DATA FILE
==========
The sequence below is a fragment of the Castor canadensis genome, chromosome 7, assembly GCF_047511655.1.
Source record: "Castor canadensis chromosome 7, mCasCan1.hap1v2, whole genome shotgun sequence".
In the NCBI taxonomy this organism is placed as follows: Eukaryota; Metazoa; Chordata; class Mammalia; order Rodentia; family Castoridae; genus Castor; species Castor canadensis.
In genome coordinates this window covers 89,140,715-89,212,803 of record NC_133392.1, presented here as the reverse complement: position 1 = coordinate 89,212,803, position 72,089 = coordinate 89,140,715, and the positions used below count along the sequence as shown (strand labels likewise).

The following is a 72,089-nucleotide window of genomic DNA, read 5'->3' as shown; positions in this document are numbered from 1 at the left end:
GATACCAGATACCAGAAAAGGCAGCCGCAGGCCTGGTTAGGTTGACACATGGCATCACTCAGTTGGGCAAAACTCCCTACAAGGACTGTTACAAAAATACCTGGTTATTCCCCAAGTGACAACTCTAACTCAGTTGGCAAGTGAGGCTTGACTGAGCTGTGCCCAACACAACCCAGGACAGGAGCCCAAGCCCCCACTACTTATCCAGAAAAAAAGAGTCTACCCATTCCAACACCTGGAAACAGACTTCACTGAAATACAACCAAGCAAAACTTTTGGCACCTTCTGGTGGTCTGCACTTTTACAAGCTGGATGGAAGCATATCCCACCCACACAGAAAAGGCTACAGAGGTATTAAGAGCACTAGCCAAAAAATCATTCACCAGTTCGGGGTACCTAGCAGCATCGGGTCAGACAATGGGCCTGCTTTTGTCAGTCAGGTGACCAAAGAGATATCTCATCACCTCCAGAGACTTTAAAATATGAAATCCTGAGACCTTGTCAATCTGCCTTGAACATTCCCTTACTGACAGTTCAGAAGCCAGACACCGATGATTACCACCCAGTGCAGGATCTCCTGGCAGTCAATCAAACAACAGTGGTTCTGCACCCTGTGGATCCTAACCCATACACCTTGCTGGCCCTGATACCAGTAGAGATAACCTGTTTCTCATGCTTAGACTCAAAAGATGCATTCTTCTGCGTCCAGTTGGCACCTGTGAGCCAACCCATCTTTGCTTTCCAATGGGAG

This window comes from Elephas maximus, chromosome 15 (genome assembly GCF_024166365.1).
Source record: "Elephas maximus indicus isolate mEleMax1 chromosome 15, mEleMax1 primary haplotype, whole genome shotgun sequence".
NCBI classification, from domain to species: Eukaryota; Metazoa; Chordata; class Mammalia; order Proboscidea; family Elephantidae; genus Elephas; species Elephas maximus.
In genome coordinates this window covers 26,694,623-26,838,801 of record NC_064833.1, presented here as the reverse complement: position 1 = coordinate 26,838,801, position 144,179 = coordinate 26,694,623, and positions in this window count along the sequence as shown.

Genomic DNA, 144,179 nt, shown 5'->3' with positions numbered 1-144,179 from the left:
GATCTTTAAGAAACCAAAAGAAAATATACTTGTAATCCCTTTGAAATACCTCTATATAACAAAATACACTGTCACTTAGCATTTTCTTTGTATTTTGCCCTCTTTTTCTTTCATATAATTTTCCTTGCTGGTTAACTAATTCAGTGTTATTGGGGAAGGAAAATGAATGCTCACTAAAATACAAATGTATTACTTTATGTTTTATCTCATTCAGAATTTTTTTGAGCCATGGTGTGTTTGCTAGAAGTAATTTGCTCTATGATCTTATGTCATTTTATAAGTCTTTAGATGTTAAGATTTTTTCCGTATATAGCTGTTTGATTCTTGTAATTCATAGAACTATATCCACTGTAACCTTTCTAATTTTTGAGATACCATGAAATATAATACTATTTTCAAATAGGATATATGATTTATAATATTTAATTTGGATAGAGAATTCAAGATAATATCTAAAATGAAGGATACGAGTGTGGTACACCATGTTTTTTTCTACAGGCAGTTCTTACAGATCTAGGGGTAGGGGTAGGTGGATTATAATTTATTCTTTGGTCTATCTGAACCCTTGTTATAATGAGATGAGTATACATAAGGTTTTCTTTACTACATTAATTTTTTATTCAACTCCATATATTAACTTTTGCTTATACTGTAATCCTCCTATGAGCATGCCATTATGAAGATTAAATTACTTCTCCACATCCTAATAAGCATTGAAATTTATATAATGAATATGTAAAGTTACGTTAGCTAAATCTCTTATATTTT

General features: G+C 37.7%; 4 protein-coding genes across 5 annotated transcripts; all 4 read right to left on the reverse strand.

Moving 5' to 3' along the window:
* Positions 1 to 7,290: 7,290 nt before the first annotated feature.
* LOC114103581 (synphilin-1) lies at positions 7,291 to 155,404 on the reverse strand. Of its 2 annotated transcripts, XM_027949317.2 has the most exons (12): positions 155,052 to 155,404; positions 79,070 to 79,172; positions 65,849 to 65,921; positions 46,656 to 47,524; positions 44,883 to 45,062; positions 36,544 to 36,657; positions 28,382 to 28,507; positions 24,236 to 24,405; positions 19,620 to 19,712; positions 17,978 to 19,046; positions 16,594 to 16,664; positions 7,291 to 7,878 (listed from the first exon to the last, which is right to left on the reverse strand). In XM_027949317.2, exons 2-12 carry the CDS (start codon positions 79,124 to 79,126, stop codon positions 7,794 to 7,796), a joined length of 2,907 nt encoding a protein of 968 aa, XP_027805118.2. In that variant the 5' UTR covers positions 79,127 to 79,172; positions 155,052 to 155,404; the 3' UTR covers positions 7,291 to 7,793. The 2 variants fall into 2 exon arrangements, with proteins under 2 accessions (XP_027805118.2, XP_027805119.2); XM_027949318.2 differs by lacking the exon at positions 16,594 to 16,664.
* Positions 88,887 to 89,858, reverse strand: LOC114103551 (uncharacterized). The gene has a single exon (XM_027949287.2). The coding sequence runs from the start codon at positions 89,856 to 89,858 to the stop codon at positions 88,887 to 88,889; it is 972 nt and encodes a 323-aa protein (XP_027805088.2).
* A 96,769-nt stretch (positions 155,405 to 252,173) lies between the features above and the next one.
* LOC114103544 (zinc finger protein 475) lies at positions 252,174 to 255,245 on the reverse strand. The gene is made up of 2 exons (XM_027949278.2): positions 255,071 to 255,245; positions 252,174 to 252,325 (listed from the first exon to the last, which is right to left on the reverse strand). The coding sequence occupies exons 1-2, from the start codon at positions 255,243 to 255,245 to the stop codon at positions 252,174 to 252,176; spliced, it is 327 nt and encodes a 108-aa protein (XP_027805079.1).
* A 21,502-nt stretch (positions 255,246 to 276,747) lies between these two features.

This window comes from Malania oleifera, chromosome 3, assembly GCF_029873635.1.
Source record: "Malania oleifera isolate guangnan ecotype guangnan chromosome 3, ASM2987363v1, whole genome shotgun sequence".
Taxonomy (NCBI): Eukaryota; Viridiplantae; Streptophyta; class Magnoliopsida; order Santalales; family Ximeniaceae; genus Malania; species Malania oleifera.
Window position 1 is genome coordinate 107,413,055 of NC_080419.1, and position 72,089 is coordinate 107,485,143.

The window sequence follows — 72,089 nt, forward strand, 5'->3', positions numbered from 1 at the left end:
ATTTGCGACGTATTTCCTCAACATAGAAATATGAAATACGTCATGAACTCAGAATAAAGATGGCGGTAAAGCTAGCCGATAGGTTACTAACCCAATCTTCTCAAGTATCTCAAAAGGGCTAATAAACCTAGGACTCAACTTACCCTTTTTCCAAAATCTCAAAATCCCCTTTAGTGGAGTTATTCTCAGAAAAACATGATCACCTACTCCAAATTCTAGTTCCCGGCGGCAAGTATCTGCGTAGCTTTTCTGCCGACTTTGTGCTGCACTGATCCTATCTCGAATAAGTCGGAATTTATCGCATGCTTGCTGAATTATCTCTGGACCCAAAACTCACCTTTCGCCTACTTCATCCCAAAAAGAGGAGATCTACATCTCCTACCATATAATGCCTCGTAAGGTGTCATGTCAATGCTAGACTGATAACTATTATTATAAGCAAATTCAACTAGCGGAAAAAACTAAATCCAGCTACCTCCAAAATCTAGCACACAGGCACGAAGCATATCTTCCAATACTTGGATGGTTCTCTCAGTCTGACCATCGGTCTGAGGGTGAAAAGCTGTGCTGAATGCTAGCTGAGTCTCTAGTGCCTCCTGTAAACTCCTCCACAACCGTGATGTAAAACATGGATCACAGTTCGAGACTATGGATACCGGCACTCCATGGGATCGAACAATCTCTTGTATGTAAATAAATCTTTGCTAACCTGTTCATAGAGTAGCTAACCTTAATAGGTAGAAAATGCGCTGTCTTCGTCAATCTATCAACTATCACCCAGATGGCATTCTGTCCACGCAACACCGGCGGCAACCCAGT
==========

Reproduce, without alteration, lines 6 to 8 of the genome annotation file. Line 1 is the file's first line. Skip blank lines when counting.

GATACCAGATACCAGAAAAGGCAGCCGCAGGCCTGGTTAGGTTGACACATGGCATCACTCAGTTGGGCAAAACTCCCTACAAGGACTGTTACAAAAATACCTGGTTATTCCCCAAGTGACAACTCTAACTCAGTTGGCAAGTGAGGCTTGACTGAGCTGTGCCCAACACAACCCAGGACAGGAGCCCAAGCCCCCACTACTTATCCAGAAAAAAAGAGTCTACCCATTCCAACACCTGGAAACAGACTTCACTGAAATACAACCAAGCAAAACTTTTGGCACCTTCTGGTGGTCTGCACTTTTACAAGCTGGATGGAAGCATATCCCACCCACACAGAAAAGGCTACAGAGGTATTAAGAGCACTAGCCAAAAAATCATTCACCAGTTCGGGGTACCTAGCAGCATCGGGTCAGACAATGGGCCTGCTTTTGTCAGTCAGGTGACCAAAGAGATATCTCATCACCTCCAGAGACTTTAAAATATGAAATCCTGAGACCTTGTCAATCTGCCTTGAACATTCCCTTACTGACAGTTCAGAAGCCAGACACCGATGATTACCACCCAGTGCAGGATCTCCTGGCAGTCAATCAAACAACAGTGGTTCTGCACCCTGTGGATCCTAACCCATACACCTTGCTGGCCCTGATACCAGTAGAGATAACCTGTTTCTCATGCTTAGACTCAAAAGATGCATTCTTCTGCGTCCAGTTGGCACCTGTGAGCCAACCCATCTTTGCTTTCCAATGGGAG

This window comes from Elephas maximus, chromosome 15 (genome assembly GCF_024166365.1).
Source record: "Elephas maximus indicus isolate mEleMax1 chromosome 15, mEleMax1 primary haplotype, whole genome shotgun sequence".